SYDNEY PELAGIC TRIP REPORT May 9, 2009
With the Wedge-tailed and Flesh-footed Shearwaters having departed Sydney's coastal waters for a few months, bird numbers on this trip were well down on the norm particularly since the warm water temperatures seemed to have delayed the arrival of some of our winter visitors. However, it was a fascinating day on the water with a major rarity in the form of a Westland Petrel and what is becoming almost a non-rarity off Sydney and Wollongong these days, two Buller's Albatross. Another curiosity of the day was that we saw only four shearwaters during the entire trip, but they were of four different species! Sixteen species were recorded for the day and a frustratingly distant pterodroma that may have been a Kermadec Petrel could have made it seventeen.
The weather was fine and sunny for most of the day with the maximum air temperature reaching about 21 deg C. Sea water temperature inshore was 21.5 deg C and, surprisingly, did not vary much offshore dropping to 21.3 deg C at the shelf break. We departed Rose Bay at 07.15am and returned at 3.45pm and travelled in a moderate 1.5metre south easterly swell all day with perhaps a 1 metre sea on top of that. Conditions were therefore quite reasonable and there was only one serious case of sea-sickness on board. The wind started in the west and backed around to the south during the day and was a consistent 10 knots all day.
A good contingent of 24 local, interstate and overseas birders departed Sydney Heads with high expectations of a good day since conditions appeared ideal. However, there was almost a complete absence of birdlife in the inshore zone with just a few Australasian Gannets and a couple of Black-browed Albatross to stir the interest. As we passed the five mile mark, a Hutton's Shearwater flew obligingly across our bow and, a little later, a brief view of a Wilson' Storm-Petrel was had by some of the onboard observers. Things remained quiet out to the shelf break but, just before reaching Brown's Mountain, a Wandering Albatross (gibsoni) flew past giving everyone good views, but it was the only one of the day. A flying fish showed that our water temperatures were still high and one or two Providence Petrels began to appear. Just before stopping for our first berleying drift, a couple of birders on the upper deck sighted a Buller's Albatross but were unable to alert the others in time to get on to it. Small numbers of Yellow-nosed Albatross put in an appearance and some of these settled on our berley slick. Several Wilson's Storm-Petrels came and investigated the slick and then we had a fly-by Shy Albatross, again the only one of the day. As we motored back up the slick to start a second drift, far distant views of a pale pterodroma were had by several observers but the views were such that it could only go down as a 'possible' Kermadec Petrel.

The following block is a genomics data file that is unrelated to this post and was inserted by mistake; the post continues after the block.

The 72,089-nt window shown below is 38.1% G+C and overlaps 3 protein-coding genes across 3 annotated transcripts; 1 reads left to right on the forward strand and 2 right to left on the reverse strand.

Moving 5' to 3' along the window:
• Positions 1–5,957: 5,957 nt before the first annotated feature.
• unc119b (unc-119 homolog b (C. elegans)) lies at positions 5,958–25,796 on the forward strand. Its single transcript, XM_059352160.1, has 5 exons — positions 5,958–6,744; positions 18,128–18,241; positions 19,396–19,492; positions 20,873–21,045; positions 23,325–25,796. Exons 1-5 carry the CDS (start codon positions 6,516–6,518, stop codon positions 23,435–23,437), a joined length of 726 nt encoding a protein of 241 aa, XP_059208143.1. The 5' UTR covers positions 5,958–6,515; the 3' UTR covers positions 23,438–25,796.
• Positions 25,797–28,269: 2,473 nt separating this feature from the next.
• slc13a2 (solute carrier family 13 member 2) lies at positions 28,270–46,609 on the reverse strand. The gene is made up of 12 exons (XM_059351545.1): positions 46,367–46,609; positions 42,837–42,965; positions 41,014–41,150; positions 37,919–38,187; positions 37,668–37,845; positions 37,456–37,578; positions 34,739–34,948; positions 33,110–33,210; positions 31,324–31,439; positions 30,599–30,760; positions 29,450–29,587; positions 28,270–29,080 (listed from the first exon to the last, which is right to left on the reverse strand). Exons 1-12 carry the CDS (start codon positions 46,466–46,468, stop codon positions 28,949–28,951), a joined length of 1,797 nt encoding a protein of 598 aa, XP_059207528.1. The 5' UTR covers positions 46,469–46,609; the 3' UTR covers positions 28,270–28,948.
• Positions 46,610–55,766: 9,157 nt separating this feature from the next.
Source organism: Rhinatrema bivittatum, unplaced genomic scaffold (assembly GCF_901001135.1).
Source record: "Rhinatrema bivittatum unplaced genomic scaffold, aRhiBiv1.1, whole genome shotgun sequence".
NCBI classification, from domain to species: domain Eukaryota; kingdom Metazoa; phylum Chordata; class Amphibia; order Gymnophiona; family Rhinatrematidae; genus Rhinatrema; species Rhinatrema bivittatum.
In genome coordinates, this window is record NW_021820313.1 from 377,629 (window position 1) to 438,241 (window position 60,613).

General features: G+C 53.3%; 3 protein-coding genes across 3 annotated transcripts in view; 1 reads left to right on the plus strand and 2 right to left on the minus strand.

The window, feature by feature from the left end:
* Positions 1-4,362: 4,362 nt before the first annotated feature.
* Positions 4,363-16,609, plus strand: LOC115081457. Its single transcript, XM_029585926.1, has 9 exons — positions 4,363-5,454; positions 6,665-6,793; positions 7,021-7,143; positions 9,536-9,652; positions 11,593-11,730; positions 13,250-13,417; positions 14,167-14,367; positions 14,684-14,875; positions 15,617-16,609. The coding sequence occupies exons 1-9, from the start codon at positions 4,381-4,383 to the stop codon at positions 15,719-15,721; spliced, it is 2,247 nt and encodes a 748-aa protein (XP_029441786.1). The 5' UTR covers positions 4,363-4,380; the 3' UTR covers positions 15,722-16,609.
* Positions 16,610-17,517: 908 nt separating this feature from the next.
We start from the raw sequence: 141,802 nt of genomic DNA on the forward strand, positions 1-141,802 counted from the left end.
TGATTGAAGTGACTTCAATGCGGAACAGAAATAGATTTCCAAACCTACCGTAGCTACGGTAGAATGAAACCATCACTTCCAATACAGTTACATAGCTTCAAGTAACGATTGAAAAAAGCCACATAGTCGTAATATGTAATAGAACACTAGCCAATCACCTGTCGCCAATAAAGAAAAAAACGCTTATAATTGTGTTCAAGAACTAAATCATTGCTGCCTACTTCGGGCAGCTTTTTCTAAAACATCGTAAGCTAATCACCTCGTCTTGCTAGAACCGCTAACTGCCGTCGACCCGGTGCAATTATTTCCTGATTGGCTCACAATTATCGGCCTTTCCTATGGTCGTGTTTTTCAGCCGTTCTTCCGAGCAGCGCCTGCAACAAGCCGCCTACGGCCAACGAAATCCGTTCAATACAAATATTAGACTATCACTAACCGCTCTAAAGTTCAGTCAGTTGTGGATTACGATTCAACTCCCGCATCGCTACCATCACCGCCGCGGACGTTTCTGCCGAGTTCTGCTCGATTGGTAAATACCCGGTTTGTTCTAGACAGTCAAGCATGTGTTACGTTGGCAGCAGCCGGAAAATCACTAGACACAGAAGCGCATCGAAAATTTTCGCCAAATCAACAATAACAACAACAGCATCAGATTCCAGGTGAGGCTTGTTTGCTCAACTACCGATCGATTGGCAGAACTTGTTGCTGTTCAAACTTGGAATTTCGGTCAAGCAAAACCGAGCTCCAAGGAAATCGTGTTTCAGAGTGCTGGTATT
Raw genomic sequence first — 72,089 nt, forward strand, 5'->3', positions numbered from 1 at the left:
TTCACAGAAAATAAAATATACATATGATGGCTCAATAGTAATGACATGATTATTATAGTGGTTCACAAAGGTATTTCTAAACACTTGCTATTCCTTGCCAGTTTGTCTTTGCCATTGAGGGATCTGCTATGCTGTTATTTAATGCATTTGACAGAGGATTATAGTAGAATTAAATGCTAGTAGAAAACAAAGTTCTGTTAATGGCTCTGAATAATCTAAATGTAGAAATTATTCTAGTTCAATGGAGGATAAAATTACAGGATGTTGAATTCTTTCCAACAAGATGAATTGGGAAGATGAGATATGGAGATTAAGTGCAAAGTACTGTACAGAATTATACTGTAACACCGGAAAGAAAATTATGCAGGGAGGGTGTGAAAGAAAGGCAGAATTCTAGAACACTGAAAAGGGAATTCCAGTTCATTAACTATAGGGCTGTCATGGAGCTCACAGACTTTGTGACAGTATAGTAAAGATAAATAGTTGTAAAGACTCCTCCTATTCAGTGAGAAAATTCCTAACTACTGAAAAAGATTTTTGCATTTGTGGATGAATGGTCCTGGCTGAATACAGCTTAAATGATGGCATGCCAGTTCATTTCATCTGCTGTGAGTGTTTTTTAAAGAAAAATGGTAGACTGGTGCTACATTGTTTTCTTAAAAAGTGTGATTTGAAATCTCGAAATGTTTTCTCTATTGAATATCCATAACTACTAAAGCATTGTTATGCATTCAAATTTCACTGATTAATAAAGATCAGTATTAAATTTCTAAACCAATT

As we commenced our second drift, we were visited by a second (or possibly a return of the first) Buller's Albatross and this time everyone had good looks at it, although it did not stay around. Shortly after this there was a call from Steve Anyon-Smith of a possible giant petrel approaching. However, it became immediately clear that it was actually a very large and bulky procellaria and, to me, had to be a Westland Petrel. Over the past year or so, we have seen about six Black Petrels from the Halicat and the size differential with the Westland Petrel was very obvious. Subsequent examination of the photographs of this bird showed a bill structure and a dark maxillary unguis that confirmed the identification. (Many thanks to Nevil Lazarus and Christina Port for taking the photographs) A submission will be made to the Birds Australia Rarities Committee.
On the way back to Sydney, we encountered a pair of marlin lounging on the water surface and were then entertained by our only cetaceans of the day in the form of a pod of at least 100 Short-beaked Common Dolphins. A single Short-tailed Shearwater was briefly seen, to be followed by a single Fluttering Shearwater and an over-flying White-fronted Tern. Just before reaching the heads, we encountered our sixteenth species for the day, a very late Wedge-tailed Shearwater - it seemed strange to get excited about a Wedge-tailed! Despite the lack of bird numbers, there was a good diversity and everyone agreed that it was yet another good day on the water.
(Note that numbers in parenthesises represent the maximum numbers seen at any one time)
Providence Petrel 5 (1)
WESTLAND PETREL 1 (1)
Wedge-tailed Shearwater 1 (1)
Short-tailed Shearwater 1 (1)
Fluttering Shearwater 1 (1)
Hutton's Shearwater 1 (1)
Wandering Albatross 1 (1)
Black-browed Albatross 6 (1)
Yellow-nosed Albatross 13 (4)
Shy Albatross 1 (1)
BULLER'S ALBATROSS 2 (1)
Wilson's Storm-Petrel 7 (3)
Australasian Gannet 23 (5)
Silver Gull 50 (15)
Crested Tern 16 (6)
White-fronted Tern 1 (1)
Short-beaked Common Dolphin 100
Flying fish 1
Next Sydney pelagic trip will be on Saturday 13 June, 2009 departing Mosman Ferry Wharf at 0645 and Rose Bay Public Wharf at 0700.
Call Hal on 0411 311 236 to make a reservation.